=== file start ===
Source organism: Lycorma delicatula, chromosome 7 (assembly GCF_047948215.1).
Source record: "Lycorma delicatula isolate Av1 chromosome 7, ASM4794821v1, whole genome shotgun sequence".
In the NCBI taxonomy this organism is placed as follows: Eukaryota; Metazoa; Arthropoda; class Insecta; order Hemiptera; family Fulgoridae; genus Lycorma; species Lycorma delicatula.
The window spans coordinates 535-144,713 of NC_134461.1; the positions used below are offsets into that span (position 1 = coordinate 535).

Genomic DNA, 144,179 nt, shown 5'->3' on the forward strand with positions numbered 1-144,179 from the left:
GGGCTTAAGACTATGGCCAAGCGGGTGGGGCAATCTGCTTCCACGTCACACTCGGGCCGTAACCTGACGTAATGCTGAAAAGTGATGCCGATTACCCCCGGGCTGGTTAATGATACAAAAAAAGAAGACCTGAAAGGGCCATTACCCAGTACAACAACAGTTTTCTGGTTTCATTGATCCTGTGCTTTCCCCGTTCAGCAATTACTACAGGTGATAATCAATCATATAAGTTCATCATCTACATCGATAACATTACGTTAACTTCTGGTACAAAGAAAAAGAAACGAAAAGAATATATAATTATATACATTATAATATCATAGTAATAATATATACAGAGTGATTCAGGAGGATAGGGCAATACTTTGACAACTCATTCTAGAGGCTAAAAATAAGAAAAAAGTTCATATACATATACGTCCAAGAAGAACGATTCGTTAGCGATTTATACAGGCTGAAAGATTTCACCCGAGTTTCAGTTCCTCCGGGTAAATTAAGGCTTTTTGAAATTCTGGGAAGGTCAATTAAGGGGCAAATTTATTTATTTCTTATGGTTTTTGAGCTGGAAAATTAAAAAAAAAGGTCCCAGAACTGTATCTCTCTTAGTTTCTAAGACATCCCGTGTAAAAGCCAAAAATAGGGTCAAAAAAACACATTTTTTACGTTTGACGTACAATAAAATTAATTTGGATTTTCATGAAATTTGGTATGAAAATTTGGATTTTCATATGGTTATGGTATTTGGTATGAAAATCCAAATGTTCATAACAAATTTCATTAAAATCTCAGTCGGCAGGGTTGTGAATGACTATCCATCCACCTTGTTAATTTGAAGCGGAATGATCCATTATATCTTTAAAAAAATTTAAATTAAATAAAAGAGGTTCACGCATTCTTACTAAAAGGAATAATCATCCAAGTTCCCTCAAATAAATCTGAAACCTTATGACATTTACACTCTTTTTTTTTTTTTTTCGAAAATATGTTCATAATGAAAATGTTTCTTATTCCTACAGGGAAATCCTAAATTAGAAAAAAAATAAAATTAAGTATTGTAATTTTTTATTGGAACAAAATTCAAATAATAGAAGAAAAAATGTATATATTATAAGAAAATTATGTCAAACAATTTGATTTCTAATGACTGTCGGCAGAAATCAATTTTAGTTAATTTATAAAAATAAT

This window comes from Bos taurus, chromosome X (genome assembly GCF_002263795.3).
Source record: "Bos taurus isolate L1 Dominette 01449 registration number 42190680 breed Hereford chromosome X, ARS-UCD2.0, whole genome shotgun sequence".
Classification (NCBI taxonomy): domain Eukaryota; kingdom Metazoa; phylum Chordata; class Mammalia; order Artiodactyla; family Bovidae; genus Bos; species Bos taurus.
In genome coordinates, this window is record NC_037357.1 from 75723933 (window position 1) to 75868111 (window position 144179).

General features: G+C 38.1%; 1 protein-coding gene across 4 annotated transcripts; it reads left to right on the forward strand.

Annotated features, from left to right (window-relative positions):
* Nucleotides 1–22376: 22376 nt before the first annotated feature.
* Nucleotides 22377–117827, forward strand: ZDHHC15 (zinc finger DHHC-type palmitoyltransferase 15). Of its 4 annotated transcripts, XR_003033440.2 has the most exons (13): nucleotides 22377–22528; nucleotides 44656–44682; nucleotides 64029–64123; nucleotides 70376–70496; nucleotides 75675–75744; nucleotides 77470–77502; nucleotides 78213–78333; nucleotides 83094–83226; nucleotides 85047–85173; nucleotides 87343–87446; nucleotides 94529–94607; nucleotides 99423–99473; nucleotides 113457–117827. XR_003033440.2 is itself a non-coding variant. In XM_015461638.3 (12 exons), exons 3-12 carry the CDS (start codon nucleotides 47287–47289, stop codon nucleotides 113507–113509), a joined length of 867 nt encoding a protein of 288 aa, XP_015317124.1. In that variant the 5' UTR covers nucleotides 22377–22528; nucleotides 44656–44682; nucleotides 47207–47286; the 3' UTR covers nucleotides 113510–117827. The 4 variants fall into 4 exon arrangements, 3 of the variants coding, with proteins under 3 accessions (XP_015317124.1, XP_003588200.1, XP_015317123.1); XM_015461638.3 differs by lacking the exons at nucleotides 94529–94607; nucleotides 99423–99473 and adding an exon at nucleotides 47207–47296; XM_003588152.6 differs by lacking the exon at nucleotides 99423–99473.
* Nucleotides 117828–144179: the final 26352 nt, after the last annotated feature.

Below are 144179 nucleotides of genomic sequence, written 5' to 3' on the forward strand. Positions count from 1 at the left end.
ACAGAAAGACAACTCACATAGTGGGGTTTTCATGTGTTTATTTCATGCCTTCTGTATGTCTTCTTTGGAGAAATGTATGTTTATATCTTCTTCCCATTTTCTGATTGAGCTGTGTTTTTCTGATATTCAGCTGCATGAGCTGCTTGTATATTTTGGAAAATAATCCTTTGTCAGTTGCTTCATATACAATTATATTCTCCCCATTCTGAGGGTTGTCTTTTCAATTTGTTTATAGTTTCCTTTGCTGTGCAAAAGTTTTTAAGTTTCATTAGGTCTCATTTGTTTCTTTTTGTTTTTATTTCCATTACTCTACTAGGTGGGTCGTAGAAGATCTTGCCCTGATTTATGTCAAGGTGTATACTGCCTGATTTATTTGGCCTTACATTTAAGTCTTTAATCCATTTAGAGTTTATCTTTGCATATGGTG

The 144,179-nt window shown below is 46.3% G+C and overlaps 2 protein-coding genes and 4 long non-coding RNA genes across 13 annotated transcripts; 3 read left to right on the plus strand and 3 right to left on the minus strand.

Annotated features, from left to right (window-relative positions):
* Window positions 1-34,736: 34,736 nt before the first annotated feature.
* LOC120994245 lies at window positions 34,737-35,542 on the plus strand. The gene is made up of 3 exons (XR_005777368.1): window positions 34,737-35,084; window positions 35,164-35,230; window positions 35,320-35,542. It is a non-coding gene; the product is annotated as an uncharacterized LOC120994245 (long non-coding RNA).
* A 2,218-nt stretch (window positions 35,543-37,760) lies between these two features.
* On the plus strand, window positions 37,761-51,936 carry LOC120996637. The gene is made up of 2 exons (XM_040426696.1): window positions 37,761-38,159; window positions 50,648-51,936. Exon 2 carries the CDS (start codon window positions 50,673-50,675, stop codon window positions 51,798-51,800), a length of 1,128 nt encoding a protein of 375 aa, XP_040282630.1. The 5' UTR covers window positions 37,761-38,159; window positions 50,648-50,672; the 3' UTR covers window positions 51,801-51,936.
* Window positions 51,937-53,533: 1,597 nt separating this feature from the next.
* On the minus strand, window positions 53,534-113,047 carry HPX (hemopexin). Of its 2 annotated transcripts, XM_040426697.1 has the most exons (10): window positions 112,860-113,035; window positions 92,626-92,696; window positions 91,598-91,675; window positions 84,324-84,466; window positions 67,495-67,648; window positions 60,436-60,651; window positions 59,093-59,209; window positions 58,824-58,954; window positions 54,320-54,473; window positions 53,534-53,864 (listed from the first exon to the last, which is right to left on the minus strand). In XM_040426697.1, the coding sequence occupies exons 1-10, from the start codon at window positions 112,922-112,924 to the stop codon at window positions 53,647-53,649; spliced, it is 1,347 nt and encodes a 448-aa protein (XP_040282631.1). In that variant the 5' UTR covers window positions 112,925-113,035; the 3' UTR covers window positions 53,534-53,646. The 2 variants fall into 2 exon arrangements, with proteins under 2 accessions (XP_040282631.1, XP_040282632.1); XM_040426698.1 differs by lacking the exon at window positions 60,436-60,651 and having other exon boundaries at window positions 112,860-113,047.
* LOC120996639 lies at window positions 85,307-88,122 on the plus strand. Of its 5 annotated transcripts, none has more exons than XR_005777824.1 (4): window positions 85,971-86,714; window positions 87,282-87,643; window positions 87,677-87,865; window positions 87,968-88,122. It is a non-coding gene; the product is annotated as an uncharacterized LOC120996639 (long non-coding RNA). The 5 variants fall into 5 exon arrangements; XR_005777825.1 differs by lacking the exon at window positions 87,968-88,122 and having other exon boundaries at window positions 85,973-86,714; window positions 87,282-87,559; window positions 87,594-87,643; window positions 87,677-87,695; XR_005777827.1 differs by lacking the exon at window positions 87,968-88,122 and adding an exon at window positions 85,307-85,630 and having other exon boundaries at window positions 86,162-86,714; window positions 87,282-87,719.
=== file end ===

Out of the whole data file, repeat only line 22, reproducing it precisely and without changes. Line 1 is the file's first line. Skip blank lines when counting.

* A 2,218-nt stretch (window positions 35,543-37,760) lies between these two features.